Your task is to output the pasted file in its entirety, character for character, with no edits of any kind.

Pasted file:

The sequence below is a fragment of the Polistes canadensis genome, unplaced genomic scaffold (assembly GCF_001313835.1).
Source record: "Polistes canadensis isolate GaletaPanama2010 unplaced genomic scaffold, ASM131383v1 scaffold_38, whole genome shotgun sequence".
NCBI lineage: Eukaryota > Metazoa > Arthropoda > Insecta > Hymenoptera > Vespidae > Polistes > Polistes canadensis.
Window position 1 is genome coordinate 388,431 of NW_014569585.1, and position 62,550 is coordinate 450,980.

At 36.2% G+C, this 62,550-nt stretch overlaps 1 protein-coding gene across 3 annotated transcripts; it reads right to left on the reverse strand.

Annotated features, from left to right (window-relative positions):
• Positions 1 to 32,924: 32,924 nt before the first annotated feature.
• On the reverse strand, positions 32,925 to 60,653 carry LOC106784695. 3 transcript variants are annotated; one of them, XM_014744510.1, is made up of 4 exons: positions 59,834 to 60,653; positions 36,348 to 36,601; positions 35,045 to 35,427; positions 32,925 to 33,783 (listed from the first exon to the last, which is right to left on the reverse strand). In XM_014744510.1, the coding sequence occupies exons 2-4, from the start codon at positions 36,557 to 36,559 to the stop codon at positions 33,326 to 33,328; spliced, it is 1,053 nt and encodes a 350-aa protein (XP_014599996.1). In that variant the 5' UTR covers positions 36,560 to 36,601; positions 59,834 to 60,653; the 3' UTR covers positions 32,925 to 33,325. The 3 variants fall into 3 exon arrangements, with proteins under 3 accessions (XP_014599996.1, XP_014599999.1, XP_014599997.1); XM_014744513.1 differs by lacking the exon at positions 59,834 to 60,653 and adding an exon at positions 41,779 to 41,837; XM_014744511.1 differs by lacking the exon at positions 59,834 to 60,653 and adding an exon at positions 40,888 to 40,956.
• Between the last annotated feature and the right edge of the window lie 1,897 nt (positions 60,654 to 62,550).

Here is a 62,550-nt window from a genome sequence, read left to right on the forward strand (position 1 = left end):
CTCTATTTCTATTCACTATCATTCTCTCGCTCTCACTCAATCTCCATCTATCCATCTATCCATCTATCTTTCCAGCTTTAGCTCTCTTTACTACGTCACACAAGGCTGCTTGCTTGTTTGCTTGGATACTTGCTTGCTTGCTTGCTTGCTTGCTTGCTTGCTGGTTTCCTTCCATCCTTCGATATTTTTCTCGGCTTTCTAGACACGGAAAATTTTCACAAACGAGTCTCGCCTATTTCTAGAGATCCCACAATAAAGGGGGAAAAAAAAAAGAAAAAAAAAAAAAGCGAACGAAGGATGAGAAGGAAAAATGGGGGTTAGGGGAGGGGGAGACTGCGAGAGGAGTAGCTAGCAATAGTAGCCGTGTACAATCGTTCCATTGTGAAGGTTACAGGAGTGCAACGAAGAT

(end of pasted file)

The sequence below is a fragment of the Polistes canadensis genome, unplaced genomic scaffold (assembly GCF_001313835.1).
Source record: "Polistes canadensis isolate GaletaPanama2010 unplaced genomic scaffold, ASM131383v1 scaffold_38, whole genome shotgun sequence".
NCBI lineage: Eukaryota > Metazoa > Arthropoda > Insecta > Hymenoptera > Vespidae > Polistes > Polistes canadensis.
Window position 1 is genome coordinate 388,431 of NW_014569585.1, and position 62,550 is coordinate 450,980.

At 36.2% G+C, this 62,550-nt stretch overlaps 1 protein-coding gene across 3 annotated transcripts; it reads right to left on the reverse strand.

Annotated features, from left to right (window-relative positions):
• Positions 1 to 32,924: 32,924 nt before the first annotated feature.
• On the reverse strand, positions 32,925 to 60,653 carry LOC106784695. 3 transcript variants are annotated; one of them, XM_014744510.1, is made up of 4 exons: positions 59,834 to 60,653; positions 36,348 to 36,601; positions 35,045 to 35,427; positions 32,925 to 33,783 (listed from the first exon to the last, which is right to left on the reverse strand). In XM_014744510.1, the coding sequence occupies exons 2-4, from the start codon at positions 36,557 to 36,559 to the stop codon at positions 33,326 to 33,328; spliced, it is 1,053 nt and encodes a 350-aa protein (XP_014599996.1). In that variant the 5' UTR covers positions 36,560 to 36,601; positions 59,834 to 60,653; the 3' UTR covers positions 32,925 to 33,325. The 3 variants fall into 3 exon arrangements, with proteins under 3 accessions (XP_014599996.1, XP_014599999.1, XP_014599997.1); XM_014744513.1 differs by lacking the exon at positions 59,834 to 60,653 and adding an exon at positions 41,779 to 41,837; XM_014744511.1 differs by lacking the exon at positions 59,834 to 60,653 and adding an exon at positions 40,888 to 40,956.
• Between the last annotated feature and the right edge of the window lie 1,897 nt (positions 60,654 to 62,550).

Here is a 62,550-nt window from a genome sequence, read left to right on the forward strand (position 1 = left end):
CTCTATTTCTATTCACTATCATTCTCTCGCTCTCACTCAATCTCCATCTATCCATCTATCCATCTATCTTTCCAGCTTTAGCTCTCTTTACTACGTCACACAAGGCTGCTTGCTTGTTTGCTTGGATACTTGCTTGCTTGCTTGCTTGCTTGCTTGCTTGCTGGTTTCCTTCCATCCTTCGATATTTTTCTCGGCTTTCTAGACACGGAAAATTTTCACAAACGAGTCTCGCCTATTTCTAGAGATCCCACAATAAAGGGGGAAAAAAAAAAGAAAAAAAAAAAAAGCGAACGAAGGATGAGAAGGAAAAATGGGGGTTAGGGGAGGGGGAGACTGCGAGAGGAGTAGCTAGCAATAGTAGCCGTGTACAATCGTTCCATTGTGAAGGTTACAGGAGTGCAACGAAGAT